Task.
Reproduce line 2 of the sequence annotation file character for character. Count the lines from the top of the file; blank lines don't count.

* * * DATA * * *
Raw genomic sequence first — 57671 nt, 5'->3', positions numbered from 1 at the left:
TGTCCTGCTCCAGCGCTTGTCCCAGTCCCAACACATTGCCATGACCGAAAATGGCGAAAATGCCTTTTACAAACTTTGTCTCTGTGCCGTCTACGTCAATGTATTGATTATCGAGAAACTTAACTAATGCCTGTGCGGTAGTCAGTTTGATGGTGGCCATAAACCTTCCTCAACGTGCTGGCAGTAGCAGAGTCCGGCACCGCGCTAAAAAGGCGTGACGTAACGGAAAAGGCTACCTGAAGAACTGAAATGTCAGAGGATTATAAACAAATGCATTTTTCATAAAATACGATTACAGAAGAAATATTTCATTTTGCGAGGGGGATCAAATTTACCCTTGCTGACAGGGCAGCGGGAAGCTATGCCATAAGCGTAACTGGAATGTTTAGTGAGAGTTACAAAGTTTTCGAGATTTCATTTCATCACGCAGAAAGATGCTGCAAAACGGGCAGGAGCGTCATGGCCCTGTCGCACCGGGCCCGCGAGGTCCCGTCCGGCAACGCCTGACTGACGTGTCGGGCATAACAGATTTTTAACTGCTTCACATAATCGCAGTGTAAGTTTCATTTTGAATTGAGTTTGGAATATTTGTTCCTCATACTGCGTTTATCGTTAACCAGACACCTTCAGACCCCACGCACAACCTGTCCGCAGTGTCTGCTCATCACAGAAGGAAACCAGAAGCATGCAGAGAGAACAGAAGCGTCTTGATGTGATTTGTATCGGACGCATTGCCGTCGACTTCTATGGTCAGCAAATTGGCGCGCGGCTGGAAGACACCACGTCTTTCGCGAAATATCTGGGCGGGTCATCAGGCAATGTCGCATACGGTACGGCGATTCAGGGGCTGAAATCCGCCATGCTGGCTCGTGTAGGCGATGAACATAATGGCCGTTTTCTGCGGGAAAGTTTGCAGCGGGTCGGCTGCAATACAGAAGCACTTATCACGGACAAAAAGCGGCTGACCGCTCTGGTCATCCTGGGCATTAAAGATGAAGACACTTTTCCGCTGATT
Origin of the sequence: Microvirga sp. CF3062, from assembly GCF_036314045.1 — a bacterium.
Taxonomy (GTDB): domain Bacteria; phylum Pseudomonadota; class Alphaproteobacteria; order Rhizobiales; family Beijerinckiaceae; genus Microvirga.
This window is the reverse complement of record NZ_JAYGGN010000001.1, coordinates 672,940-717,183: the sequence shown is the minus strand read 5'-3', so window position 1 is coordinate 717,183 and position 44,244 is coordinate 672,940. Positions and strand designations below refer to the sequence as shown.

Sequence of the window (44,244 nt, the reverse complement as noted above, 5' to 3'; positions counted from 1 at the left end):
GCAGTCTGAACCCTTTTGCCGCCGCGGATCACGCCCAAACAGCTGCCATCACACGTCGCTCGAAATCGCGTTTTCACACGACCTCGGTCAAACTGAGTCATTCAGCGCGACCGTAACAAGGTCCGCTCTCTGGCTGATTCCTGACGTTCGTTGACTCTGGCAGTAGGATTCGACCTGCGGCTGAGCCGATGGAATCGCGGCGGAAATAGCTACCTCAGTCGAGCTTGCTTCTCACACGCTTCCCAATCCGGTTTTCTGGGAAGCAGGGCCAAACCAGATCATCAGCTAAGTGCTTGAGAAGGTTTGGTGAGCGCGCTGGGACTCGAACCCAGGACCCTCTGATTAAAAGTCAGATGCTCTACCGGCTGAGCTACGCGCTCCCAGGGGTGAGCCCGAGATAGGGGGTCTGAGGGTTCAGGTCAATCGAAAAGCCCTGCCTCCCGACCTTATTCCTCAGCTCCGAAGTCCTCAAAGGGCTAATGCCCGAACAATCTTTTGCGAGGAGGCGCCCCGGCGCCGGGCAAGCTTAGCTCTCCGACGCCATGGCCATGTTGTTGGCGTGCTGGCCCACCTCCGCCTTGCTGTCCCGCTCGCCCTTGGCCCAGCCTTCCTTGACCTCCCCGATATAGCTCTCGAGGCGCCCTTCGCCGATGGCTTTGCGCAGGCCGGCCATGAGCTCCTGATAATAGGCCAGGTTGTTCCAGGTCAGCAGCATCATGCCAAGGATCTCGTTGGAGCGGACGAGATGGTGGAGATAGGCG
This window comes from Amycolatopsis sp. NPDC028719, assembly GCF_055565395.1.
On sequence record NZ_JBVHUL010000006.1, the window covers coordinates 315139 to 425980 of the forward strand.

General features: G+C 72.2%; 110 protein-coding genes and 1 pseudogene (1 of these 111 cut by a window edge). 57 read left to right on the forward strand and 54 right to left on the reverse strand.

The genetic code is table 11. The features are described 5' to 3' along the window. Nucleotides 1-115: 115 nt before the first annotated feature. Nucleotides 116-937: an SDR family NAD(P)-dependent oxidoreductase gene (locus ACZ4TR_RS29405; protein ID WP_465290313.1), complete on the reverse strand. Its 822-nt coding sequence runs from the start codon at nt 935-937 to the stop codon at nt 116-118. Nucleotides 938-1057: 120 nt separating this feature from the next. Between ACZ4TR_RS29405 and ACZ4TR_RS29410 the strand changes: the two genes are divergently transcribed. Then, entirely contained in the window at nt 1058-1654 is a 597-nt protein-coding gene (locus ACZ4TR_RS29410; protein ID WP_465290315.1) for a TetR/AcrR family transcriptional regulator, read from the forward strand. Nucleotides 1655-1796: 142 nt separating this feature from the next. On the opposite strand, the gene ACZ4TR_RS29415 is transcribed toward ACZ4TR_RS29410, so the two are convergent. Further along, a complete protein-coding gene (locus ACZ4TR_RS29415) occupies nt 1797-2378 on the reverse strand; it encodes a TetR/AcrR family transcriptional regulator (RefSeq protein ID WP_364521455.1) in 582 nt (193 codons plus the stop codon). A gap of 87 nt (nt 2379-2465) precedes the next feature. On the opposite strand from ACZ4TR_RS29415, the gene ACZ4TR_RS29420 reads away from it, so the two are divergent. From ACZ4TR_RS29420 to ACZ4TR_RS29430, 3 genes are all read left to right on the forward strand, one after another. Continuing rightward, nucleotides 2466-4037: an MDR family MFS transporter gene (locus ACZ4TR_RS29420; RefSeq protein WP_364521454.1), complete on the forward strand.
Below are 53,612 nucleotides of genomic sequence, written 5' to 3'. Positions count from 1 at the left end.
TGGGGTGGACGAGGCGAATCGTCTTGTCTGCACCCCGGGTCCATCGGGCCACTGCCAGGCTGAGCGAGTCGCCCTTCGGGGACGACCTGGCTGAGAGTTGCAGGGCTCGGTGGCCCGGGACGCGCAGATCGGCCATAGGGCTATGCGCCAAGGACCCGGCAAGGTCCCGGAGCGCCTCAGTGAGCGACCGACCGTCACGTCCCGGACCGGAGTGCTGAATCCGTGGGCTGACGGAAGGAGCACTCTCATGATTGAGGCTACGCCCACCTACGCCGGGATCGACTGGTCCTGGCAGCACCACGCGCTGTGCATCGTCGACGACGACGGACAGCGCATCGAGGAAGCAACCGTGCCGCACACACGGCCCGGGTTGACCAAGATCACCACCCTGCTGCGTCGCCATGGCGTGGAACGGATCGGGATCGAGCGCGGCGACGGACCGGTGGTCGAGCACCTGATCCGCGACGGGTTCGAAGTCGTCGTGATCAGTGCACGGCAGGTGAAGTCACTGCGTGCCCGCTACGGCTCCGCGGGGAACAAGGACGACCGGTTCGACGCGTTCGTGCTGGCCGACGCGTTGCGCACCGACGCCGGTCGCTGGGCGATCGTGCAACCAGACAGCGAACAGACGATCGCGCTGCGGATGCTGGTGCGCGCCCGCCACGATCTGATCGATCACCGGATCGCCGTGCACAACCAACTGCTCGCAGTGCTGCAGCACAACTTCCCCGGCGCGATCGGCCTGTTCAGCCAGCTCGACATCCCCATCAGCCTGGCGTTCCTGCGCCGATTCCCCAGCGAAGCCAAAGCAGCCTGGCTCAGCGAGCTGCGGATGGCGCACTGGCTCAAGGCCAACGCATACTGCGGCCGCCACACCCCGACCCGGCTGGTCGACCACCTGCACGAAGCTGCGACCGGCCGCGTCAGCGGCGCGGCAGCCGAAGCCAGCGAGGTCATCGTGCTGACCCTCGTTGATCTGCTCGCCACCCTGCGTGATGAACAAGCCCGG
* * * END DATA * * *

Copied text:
TGTCCTGCTCCAGCGCTTGTCCCAGTCCCAACACATTGCCATGACCGAAAATGGCGAAAATGCCTTTTACAAACTTTGTCTCTGTGCCGTCTACGTCAATGTATTGATTATCGAGAAACTTAACTAATGCCTGTGCGGTAGTCAGTTTGATGGTGGCCATAAACCTTCCTCAACGTGCTGGCAGTAGCAGAGTCCGGCACCGCGCTAAAAAGGCGTGACGTAACGGAAAAGGCTACCTGAAGAACTGAAATGTCAGAGGATTATAAACAAATGCATTTTTCATAAAATACGATTACAGAAGAAATATTTCATTTTGCGAGGGGGATCAAATTTACCCTTGCTGACAGGGCAGCGGGAAGCTATGCCATAAGCGTAACTGGAATGTTTAGTGAGAGTTACAAAGTTTTCGAGATTTCATTTCATCACGCAGAAAGATGCTGCAAAACGGGCAGGAGCGTCATGGCCCTGTCGCACCGGGCCCGCGAGGTCCCGTCCGGCAACGCCTGACTGACGTGTCGGGCATAACAGATTTTTAACTGCTTCACATAATCGCAGTGTAAGTTTCATTTTGAATTGAGTTTGGAATATTTGTTCCTCATACTGCGTTTATCGTTAACCAGACACCTTCAGACCCCACGCACAACCTGTCCGCAGTGTCTGCTCATCACAGAAGGAAACCAGAAGCATGCAGAGAGAACAGAAGCGTCTTGATGTGATTTGTATCGGACGCATTGCCGTCGACTTCTATGGTCAGCAAATTGGCGCGCGGCTGGAAGACACCACGTCTTTCGCGAAATATCTGGGCGGGTCATCAGGCAATGTCGCATACGGTACGGCGATTCAGGGGCTGAAATCCGCCATGCTGGCTCGTGTAGGCGATGAACATAATGGCCGTTTTCTGCGGGAAAGTTTGCAGCGGGTCGGCTGCAATACAGAAGCACTTATCACGGACAAAAAGCGGCTGACCGCTCTGGTCATCCTGGGCATTAAAGATGAAGACACTTTTCCGCTGATT